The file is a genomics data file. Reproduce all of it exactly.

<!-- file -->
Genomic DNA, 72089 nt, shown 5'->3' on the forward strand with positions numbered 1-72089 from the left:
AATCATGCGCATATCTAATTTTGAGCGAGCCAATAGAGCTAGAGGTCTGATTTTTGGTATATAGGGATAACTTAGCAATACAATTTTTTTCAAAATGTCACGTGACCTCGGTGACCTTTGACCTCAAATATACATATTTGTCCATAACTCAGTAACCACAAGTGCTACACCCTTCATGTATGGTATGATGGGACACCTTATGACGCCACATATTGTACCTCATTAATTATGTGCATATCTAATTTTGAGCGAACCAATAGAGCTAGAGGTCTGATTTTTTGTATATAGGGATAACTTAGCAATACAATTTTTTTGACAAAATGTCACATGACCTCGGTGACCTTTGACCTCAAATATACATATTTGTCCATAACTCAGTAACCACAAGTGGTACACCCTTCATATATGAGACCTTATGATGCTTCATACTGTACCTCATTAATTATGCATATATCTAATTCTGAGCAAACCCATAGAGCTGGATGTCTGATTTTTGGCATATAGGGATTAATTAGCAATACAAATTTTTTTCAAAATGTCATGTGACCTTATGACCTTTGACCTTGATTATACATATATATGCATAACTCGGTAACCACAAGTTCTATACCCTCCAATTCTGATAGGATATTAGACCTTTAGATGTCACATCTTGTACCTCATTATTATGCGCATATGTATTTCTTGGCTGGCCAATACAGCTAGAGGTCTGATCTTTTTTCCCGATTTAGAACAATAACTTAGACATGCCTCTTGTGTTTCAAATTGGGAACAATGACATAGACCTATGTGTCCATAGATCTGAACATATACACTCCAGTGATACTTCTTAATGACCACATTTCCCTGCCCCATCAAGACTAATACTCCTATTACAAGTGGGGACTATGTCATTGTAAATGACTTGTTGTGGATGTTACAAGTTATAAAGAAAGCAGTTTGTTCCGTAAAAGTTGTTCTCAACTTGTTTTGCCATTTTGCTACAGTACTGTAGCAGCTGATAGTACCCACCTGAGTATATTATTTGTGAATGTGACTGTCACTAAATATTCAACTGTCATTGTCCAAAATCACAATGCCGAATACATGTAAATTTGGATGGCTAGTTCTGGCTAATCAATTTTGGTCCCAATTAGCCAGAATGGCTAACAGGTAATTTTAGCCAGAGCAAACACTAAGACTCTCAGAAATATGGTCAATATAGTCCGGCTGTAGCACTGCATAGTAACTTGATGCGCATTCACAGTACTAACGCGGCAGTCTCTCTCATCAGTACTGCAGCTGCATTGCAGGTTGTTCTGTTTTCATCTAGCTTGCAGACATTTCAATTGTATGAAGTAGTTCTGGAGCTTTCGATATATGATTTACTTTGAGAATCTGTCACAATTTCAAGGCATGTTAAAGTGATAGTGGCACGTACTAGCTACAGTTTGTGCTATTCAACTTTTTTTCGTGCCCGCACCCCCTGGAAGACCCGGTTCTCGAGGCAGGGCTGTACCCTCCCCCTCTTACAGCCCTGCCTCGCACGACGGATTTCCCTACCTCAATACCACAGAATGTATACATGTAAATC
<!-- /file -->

Genomic DNA, 72089 nt, shown 5'->3' on the forward strand with positions numbered 1-72089 from the left:
AATCATGCGCATATCTAATTTTGAGCGAGCCAATAGAGCTAGAGGTCTGATTTTTGGTATATAGGGATAACTTAGCAATACAATTTTTTTCAAAATGTCACGTGACCTCGGTGACCTTTGACCTCAAATATACATATTTGTCCATAACTCAGTAACCACAAGTGCTACACCCTTCATGTATGGTATGATGGGACACCTTATGACGCCACATATTGTACCTCATTAATTATGTGCATATCTAATTTTGAGCGAACCAATAGAGCTAGAGGTCTGATTTTTTGTATATAGGGATAACTTAGCAATACAATTTTTTTGACAAAATGTCACATGACCTCGGTGACCTTTGACCTCAAATATACATATTTGTCCATAACTCAGTAACCACAAGTGGTACACCCTTCATATATGAGACCTTATGATGCTTCATACTGTACCTCATTAATTATGCATATATCTAATTCTGAGCAAACCCATAGAGCTGGATGTCTGATTTTTGGCATATAGGGATTAATTAGCAATACAAATTTTTTTCAAAATGTCATGTGACCTTATGACCTTTGACCTTGATTATACATATATATGCATAACTCGGTAACCACAAGTTCTATACCCTCCAATTCTGATAGGATATTAGACCTTTAGATGTCACATCTTGTACCTCATTATTATGCGCATATGTATTTCTTGGCTGGCCAATACAGCTAGAGGTCTGATCTTTTTTCCCGATTTAGAACAATAACTTAGACATGCCTCTTGTGTTTCAAATTGGGAACAATGACATAGACCTATGTGTCCATAGATCTGAACATATACACTCCAGTGATACTTCTTAATGACCACATTTCCCTGCCCCATCAAGACTAATACTCCTATTACAAGTGGGGACTATGTCATTGTAAATGACTTGTTGTGGATGTTACAAGTTATAAAGAAAGCAGTTTGTTCCGTAAAAGTTGTTCTCAACTTGTTTTGCCATTTTGCTACAGTACTGTAGCAGCTGATAGTACCCACCTGAGTATATTATTTGTGAATGTGACTGTCACTAAATATTCAACTGTCATTGTCCAAAATCACAATGCCGAATACATGTAAATTTGGATGGCTAGTTCTGGCTAATCAATTTTGGTCCCAATTAGCCAGAATGGCTAACAGGTAATTTTAGCCAGAGCAAACACTAAGACTCTCAGAAATATGGTCAATATAGTCCGGCTGTAGCACTGCATAGTAACTTGATGCGCATTCACAGTACTAACGCGGCAGTCTCTCTCATCAGTACTGCAGCTGCATTGCAGGTTGTTCTGTTTTCATCTAGCTTGCAGACATTTCAATTGTATGAAGTAGTTCTGGAGCTTTCGATATATGATTTACTTTGAGAATCTGTCACAATTTCAAGGCATGTTAAAGTGATAGTGGCACGTACTAGCTACAGTTTGTGCTATTCAACTTTTTTTCGTGCCCGCACCCCCTGGAAGACCCGGTTCTCGAGGCAGGGCTGTACCCTCCCCCTCTTACAGCCCTGCCTCGCACGACGGATTTCCCTACCTCAATACCACAGAATGTATACATGTAAATC